Andy Martino, SNY.tv | Twitter |
Orlando, Fla. -- Before departing the GM meetings on Wednesday morning, Sandy Alderson stood outside the Waldorf Astoria Orlando with a small group of reporters and confirmed that the Mets are interested in Japanese two-way player Shohei Ohtani. If he wasn't interested, he'd have no business being a general manager -- every team should be engaged on this potentially once-in-a-lifetime bargain.
Ohtani can be had for a $20 million posting fee that will be paid to his Japanese team, the Nippon-Ham Fighters, plus relative pennies in international signing money -- anywhere from a few hundred thousand to a few million dollars. In theory, a team could offer him a larger contract later, but the expense of acquiring him will be minimal relative to his value. Scouts say he has the potential to be both a high-end starting pitcher and a capable everyday player.
So there's no downside, right? Well … there is one thing ….
"I think the only downside is creating a set of false expectations on the part of fans which I think have to be tempered," Alderson said. "This guy could go to any one of 30 teams. As I said at this stage, everybody has to be somewhat interested."
This will be an extraordinarily odd negotiation, because Ohtani will be making so little money playing baseball. His agents at CAA will have to get creative in order to find endorsements and other revenue streams for him. Because of that, you can likely eliminate smaller-market clubs, leaving the Mets to compete with the likes of the Dodgers and Yankees.
Both of those brands, particularly the Yankees, carry weight internationally. But you can count on Alderson having an opportunity to make a pitch to Ohtani: CAA also represents Yoenis Cespedes, Noah Syndergaard, Jacob deGrom, and Tim Tebow, and maintains a good relationship with the Mets. They will no doubt meet with Alderson and company soon, meaning that you will hear rumors linking the team to Ohtani again.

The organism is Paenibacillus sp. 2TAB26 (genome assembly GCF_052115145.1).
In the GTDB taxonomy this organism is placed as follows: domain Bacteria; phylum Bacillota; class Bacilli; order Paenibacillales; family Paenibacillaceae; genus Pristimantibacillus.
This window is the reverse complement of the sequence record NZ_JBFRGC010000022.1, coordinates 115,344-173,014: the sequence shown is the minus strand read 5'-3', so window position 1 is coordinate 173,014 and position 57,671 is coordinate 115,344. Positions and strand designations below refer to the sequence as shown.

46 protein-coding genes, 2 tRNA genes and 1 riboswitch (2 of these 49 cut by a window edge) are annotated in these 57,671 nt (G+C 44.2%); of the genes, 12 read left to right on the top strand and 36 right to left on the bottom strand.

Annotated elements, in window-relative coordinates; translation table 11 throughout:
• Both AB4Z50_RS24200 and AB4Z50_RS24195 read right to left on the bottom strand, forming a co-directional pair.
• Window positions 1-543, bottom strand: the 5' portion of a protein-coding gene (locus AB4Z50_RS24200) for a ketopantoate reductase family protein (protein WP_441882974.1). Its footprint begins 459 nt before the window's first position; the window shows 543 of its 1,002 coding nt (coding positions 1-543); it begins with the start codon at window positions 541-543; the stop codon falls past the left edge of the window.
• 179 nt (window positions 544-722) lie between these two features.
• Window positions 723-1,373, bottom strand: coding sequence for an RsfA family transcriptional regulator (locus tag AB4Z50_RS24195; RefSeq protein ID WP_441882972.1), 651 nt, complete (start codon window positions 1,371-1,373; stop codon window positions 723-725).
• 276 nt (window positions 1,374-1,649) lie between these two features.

"I don't know that anybody has ruled themselves out of the Ohtani sweepstakes at this point, so I certainly wouldn't rule ourselves out at this point," the GM said.
"That's going to be a very complicated proposition for anybody that is interested. Again, I think it's going to be a little early to know what those complications are. The basic parameters haven't been set. I think there is still a lot to be learned in his situation and how it potentially will unfold. But to sit here today and say no we're not interested would be foolish."
Alderson wasn't shooting down the story; far from it. The Mets are interested in Othani. But one of the GM's goals on Wednesday was clearly to remind the fan base that the same can be said for 29 other teams.
Alderson, who rightly called baseball an "entertainment business," said that the Mets scouted Ohtani, and was looking forward to seeing how his transition to MLB goes.
"I think the player himself is different in some ways and novel in certainly a couple of respects. The fact that he plays so well offensively and pitches the way that he does sets him apart from anybody else that has come over from Japan. … There's a uniqueness that sets him apart."